• Number of microphones. To achieve acceptable directionality of the sound you hear, each ear cup must have at least one microphone on it, and separate speakers in each ear cup to let you hear from which side the sound is coming. A better arrangement is to have two microphones and two speakers in each ear cup. This arrangement will let you tell not only which side the sound is coming from, but also whether it is coming from in front or behind you. This sort of directionality is critical for hunting, police and military tactical situations, and a very nice to have feature in all applications for electronic ear muffs.
  • Compression vs. Stop Gate Technology. Sound Compression technology means you hear a continuous stream of sound without the on-off sound you get with a stop gate amplifier.
  • Attack Time. The faster the attack time, the less you will find yourself cut off from surrounding sounds as the amplifier turns on and off. Sound compression also benefits from fast attack time, resulting in fewer losses and greater fidelity of sound.
  • Maximum Volume. Electronic ear muffs vary widely in the level of amplification they can provide. The best ear muffs offer a 50 decibel maximum amplification, which gives the user "bionic" hearing that is much better than the user has without the ear muffs. Virtually all electronic ear muffs let you adjust the volume from off to maximum and anywhere in between, so more amplification at the maximum is better. Industrial hearing protectors usually feature a built in limiter, so the sound you hear cannot exceed a safe level, even if you turn them all the way up and leave them there all day! Although this is a good idea for those subject to occupational safety regulatory control, it is better to have a set of ear muffs that let the user set the volume where needed for the current situation, which can often exceed long term safety levels. Of course you need to use good judgment and not expose yourself to excessively loud sounds any longer than necessary. Remember, hearing damage occurs as a result of a time-volume level combination. Louder sounds will do damage more quickly than will lower sounds. When in doubt, turn it down!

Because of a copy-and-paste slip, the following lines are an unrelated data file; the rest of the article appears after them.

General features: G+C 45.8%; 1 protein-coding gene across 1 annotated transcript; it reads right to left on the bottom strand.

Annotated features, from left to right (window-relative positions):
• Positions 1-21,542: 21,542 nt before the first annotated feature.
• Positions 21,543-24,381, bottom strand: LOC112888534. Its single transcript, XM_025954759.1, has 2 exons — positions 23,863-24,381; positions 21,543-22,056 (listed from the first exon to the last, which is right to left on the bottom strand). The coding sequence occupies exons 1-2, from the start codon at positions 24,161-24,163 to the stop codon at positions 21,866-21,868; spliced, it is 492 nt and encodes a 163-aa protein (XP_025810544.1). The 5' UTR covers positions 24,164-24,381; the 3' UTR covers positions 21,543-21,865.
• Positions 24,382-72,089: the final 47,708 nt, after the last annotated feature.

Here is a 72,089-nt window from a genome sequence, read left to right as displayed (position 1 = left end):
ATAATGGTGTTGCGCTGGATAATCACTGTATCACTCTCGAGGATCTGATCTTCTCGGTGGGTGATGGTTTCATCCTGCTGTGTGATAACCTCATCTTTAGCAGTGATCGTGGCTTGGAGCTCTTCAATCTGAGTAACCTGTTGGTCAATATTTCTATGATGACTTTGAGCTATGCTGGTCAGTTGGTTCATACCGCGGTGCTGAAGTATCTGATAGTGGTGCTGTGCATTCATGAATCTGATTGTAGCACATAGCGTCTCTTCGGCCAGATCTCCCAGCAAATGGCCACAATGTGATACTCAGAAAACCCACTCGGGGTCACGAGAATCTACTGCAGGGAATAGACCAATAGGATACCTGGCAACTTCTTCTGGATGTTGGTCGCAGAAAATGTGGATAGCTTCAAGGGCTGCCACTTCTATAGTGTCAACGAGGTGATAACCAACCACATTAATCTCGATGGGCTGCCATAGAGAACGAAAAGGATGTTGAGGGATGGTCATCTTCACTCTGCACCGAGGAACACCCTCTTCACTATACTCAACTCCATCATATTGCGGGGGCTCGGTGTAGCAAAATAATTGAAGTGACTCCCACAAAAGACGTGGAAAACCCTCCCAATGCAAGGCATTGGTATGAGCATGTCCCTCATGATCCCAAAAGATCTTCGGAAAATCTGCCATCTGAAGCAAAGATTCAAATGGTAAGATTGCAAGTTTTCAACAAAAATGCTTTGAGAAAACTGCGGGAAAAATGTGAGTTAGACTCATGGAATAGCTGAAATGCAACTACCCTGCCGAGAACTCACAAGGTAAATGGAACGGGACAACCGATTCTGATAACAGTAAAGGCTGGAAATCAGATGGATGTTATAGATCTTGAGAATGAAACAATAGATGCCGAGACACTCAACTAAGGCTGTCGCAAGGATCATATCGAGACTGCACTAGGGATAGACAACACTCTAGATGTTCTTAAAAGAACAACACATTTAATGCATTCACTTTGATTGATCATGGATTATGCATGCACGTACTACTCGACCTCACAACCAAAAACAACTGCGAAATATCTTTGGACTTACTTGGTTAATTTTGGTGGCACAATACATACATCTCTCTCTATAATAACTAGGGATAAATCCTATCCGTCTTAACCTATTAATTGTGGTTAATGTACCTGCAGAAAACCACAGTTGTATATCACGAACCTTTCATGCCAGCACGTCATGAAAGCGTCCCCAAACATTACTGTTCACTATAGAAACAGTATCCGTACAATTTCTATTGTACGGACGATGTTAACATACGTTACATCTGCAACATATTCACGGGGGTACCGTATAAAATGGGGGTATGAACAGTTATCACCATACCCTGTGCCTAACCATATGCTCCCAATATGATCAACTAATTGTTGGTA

• Independent ear cup controls. Some electronic ear muffs give you a single control, which means the same amplification in both ears. A better arrangement is to have independent volume controls on each ear cup. That let's you adjust the volume in each ear to suit your personal preferences and to overcome minor hearing loss in one ear if that is necessary. This is very common, especially among shooters.